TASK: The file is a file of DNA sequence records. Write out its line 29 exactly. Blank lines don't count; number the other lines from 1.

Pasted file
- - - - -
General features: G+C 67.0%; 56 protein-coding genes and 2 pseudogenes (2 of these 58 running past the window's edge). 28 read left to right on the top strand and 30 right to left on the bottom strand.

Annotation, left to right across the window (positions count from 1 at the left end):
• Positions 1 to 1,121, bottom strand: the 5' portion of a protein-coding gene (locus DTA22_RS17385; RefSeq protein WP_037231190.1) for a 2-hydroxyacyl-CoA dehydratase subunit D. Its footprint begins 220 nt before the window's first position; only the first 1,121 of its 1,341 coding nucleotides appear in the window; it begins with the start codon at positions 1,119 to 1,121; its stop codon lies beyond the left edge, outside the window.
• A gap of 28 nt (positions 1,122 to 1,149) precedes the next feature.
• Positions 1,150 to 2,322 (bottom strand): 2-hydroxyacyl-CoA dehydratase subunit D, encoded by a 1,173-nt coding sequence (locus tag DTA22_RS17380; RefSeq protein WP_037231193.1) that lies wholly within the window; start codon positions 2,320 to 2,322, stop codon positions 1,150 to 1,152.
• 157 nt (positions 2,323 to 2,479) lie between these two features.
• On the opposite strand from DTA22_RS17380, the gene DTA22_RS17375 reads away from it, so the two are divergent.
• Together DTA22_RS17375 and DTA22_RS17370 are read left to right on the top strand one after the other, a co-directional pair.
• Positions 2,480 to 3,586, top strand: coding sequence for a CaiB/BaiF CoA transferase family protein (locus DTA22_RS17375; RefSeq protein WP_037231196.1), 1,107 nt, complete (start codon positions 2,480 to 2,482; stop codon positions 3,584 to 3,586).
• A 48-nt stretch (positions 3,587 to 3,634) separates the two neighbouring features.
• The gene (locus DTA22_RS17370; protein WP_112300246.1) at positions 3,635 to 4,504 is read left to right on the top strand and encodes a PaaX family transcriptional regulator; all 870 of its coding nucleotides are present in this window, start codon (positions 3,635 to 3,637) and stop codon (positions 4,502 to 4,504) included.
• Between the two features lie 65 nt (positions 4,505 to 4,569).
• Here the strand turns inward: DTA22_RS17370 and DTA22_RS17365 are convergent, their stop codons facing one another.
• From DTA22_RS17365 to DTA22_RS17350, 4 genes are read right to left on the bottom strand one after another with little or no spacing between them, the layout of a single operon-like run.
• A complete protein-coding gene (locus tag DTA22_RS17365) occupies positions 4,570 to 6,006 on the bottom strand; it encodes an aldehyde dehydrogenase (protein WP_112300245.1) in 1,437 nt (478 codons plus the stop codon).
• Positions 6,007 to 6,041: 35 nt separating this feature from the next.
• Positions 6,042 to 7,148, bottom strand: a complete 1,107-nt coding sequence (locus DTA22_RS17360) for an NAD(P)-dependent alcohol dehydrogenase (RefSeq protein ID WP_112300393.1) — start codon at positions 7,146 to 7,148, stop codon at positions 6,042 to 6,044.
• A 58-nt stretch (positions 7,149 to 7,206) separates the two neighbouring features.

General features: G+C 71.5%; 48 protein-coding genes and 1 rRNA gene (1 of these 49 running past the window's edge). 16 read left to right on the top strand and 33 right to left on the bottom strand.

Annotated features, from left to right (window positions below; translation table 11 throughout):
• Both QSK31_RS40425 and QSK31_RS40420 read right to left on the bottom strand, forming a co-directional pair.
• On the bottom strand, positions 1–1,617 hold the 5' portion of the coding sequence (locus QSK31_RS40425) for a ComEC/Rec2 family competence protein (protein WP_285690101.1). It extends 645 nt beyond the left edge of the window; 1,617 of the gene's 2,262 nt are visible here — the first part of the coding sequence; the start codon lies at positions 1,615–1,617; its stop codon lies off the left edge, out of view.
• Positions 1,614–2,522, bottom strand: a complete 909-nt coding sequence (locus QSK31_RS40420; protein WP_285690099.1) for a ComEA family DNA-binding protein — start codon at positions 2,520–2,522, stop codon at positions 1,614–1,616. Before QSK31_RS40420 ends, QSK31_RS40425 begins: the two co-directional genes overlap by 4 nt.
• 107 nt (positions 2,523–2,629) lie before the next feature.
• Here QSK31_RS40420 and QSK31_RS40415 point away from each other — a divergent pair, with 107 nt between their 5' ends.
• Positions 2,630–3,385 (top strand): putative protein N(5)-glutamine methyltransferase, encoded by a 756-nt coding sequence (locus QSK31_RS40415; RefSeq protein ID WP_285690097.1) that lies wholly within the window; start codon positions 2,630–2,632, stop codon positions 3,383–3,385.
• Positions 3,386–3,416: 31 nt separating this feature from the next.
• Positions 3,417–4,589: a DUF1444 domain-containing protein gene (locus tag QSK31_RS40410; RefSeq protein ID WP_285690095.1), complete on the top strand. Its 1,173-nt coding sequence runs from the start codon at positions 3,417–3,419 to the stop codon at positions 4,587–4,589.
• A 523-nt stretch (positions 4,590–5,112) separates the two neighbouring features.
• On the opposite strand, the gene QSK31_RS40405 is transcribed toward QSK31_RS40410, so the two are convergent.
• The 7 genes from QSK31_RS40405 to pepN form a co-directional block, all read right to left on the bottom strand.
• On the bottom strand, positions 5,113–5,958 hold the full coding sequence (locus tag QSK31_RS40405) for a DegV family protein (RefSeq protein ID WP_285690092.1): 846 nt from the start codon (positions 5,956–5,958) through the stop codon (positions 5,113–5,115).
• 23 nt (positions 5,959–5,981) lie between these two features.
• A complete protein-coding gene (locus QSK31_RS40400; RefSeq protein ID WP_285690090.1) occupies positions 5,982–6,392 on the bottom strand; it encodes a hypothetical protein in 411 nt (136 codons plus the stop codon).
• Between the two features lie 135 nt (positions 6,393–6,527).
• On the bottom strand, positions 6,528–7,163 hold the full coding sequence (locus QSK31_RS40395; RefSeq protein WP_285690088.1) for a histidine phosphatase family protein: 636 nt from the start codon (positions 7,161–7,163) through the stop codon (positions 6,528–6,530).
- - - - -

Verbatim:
• A 523-nt stretch (positions 4,590–5,112) separates the two neighbouring features.